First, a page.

The parable of the blind men and the elephant aptly describes the understanding of risk among many retail investors. Like a group of blind men, who have never come across an elephant before, each lays a hand on different areas of the elephant’s body, yet is unable to recognize what the animal is. 

Risk has many facets to it.

Not everything can be diversified

In 1970, a study by Fisher and Lorie found 95% of diversification benefits can be derived from the construction of a 32-stock portfolio compared to a portfolio comprising the entire New York stock exchange.

Ever since 30 has become the magic number for stock managers. However, it needs to be noted that beyond the sector and stock diversification, there is an element of ‘market risk’ that can never be fully diversified away.

Unlike specific risk, directly linked with an industry or company-based performance, market risk is associated with the overall economy or securities markets.

Also known as systematic risk, it is the risk emanating from unforeseen events such as political instability, terrorist attack and trade embargoes. It is impossible to eliminate all such risks. Prudent portfolio construction, however, could reduce a portfolio’s susceptibility to it.

Risk capacity is different from risk tolerance

Risk capacity is defined as an investor’s financial capability to withstand a financial loss without meaningfully compromising her desired standard of living. It can be measured objectively.

For instance, if an investor has adequate cash savings, pension income and net worth to cover her standard-of-living needs without significantly relying on the value of portfolio assets dedicated to achieving financial goals – then she is said to have a high-risk capacity.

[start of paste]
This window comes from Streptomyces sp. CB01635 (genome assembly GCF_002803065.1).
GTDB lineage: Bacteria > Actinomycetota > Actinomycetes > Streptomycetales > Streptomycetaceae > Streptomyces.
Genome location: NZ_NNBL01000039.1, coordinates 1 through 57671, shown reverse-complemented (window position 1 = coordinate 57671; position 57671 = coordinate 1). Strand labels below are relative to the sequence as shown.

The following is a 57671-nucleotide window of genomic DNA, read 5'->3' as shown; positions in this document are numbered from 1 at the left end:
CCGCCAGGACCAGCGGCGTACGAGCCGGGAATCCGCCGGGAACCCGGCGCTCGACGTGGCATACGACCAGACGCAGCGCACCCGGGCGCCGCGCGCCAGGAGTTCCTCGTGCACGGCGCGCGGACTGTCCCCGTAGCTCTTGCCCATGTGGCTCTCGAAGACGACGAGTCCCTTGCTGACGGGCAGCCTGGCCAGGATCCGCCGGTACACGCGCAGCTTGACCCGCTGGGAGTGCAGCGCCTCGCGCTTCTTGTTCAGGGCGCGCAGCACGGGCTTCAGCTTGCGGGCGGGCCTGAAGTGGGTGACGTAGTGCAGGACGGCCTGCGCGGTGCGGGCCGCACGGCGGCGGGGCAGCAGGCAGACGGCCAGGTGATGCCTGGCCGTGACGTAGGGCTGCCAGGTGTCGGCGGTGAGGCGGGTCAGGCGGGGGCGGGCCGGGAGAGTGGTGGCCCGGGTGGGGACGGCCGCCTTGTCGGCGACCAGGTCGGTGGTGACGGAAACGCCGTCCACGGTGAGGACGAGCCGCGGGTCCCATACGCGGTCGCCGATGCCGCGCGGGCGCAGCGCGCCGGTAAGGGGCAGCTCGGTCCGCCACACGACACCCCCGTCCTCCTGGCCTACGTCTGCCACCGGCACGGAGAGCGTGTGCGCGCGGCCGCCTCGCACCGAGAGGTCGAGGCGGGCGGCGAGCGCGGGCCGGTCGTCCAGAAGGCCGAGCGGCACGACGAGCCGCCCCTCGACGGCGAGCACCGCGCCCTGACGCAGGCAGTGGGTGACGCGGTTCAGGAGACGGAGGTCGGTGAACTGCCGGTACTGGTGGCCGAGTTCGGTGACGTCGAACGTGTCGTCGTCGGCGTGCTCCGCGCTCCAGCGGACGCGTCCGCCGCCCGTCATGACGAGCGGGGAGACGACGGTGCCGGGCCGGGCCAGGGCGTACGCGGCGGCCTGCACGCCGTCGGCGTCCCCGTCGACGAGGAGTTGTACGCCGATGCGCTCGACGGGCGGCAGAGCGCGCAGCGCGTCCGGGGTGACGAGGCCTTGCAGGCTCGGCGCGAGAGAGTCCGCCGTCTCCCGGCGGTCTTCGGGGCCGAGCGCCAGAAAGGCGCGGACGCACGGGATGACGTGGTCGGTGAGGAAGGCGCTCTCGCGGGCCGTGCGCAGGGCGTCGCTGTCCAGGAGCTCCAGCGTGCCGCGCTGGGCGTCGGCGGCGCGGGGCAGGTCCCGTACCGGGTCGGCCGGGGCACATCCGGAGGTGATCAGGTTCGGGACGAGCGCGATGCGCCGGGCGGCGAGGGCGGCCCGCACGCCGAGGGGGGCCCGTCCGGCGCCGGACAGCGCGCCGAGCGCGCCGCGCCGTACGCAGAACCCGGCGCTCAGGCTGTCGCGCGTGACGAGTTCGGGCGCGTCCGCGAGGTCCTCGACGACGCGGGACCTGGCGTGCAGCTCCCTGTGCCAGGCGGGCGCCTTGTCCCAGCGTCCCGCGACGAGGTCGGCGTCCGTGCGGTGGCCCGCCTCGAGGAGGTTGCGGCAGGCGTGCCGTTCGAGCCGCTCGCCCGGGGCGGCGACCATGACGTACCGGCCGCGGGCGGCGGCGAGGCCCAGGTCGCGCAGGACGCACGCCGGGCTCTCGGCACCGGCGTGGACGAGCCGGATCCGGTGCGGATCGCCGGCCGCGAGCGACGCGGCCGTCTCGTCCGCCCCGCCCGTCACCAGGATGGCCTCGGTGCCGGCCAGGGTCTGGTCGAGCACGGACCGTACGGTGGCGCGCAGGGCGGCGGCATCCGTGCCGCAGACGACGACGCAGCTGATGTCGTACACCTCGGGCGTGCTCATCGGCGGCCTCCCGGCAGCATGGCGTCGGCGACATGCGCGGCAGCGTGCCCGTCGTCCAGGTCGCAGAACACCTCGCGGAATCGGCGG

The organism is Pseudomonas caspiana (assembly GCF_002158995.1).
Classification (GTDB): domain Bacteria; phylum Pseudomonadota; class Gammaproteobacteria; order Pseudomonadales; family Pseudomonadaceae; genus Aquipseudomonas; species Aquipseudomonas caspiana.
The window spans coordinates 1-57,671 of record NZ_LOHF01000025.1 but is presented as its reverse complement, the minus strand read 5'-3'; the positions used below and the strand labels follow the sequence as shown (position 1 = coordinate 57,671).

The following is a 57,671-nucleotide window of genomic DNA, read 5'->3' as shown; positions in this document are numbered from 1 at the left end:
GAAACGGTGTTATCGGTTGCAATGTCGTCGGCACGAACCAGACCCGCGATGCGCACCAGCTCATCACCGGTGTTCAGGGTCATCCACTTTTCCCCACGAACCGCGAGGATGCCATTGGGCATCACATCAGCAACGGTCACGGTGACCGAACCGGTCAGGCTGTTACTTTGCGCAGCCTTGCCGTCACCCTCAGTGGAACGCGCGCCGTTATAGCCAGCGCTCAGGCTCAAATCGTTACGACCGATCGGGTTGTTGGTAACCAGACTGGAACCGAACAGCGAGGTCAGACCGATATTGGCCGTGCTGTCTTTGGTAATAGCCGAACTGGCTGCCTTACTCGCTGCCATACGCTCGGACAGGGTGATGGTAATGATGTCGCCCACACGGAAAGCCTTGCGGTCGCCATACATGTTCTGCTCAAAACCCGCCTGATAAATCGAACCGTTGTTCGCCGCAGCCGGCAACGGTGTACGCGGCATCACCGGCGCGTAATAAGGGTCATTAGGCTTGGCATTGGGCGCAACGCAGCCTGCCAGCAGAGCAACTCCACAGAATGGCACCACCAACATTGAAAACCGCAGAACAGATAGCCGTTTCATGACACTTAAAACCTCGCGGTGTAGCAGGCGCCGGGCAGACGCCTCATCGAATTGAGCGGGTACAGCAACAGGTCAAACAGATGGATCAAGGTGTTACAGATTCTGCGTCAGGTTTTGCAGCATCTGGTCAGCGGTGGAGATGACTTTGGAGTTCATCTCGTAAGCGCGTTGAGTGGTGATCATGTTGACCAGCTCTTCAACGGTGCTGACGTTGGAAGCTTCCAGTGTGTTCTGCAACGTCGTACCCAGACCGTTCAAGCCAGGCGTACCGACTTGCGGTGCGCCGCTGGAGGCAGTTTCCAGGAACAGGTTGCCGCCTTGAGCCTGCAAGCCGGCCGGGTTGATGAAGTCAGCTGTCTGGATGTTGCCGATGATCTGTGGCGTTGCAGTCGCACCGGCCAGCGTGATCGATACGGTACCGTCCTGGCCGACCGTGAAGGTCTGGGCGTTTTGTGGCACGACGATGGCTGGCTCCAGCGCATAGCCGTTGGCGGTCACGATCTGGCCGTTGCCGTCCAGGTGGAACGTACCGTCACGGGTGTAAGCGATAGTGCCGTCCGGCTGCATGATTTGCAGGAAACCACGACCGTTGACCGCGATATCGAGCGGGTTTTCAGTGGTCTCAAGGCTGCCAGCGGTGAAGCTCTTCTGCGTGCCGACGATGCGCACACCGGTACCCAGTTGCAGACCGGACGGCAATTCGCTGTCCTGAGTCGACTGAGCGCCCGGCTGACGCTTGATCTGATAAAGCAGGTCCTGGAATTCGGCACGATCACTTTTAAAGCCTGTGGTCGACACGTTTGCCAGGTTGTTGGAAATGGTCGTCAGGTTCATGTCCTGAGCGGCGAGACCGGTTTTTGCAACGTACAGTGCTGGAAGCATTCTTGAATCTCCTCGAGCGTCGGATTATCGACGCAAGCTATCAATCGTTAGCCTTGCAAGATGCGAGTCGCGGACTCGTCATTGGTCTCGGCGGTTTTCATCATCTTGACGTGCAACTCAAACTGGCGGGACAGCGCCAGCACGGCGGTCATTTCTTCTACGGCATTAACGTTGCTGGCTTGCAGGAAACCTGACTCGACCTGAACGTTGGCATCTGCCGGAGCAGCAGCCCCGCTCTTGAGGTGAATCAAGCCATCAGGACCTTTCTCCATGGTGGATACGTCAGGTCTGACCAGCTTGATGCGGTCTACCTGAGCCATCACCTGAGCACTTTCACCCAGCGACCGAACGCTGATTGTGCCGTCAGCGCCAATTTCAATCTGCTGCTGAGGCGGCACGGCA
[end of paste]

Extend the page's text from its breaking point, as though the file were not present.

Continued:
Risk tolerance, in turn, gauges the willingness of investors to take risks and is represented by the maximum amount of uncertainty an investor is willing to accept while taking investment decisions.

As against risk capacity which can be measured objectively, risk tolerance is a behavioural trait determined through questionnaires and tests.

While risk capacity changes throughout the goal timeline, the financial risk tolerance level is relatively stable across time. The former needs to be revisited as the financial situation changes and as one moves closer towards the completion of goals.

Don’t ignore the sub-asset risk

Investors often tend to look at risk only at the asset level. For instance, equity funds as an asset class are considered riskier than debt funds.

However, within equity funds, there is a range of funds – each with its distinct characteristics. Small-cap funds are higher on volatility while large-caps are relatively less so.

While debt funds are relatively safer than equity funds, the NAV of long-term gilt funds can fluctuate a lot based on the interest rates trends in the economy.

So, it is important to look at the risk factors of individual schemes before making investment decisions.  

It is all about probabilities

What’s the worst-case scenario for your portfolio over a month? Value at Risk (VAR) gives you a sense of it. It does not express absolute certainty but instead makes a probabilistic estimate. 

Just because in the last 40 years, the Indian stock market has not corrected beyond say 30% in a month, doesn’t mean it will not happen in the future. History need not repeat itself.

Risk and return are not always together

Stocks can potentially give a higher return than bonds over the long term but are also more volatile. Bond investors as creditors are legally entitled to fixed amounts of interest and principal. They are repaid in priority if the company goes bankrupt. However, if the company is successful, you won’t earn more than that.

Shareholders in turn are owners. As a shareholder, if the company is unsuccessful, you could lose all your money. But if the company is successful, you could see higher dividends and a rising share price.

Historically, Indian stock market investors have managed to get an annual return of 12% against 6% for bonds – a premium of 6% p.a. for taking higher equity risk. However, this doesn’t always guarantee more returns and in that proportion.


Comprehend risk by understanding its components and by staying away from popular myths attached to it.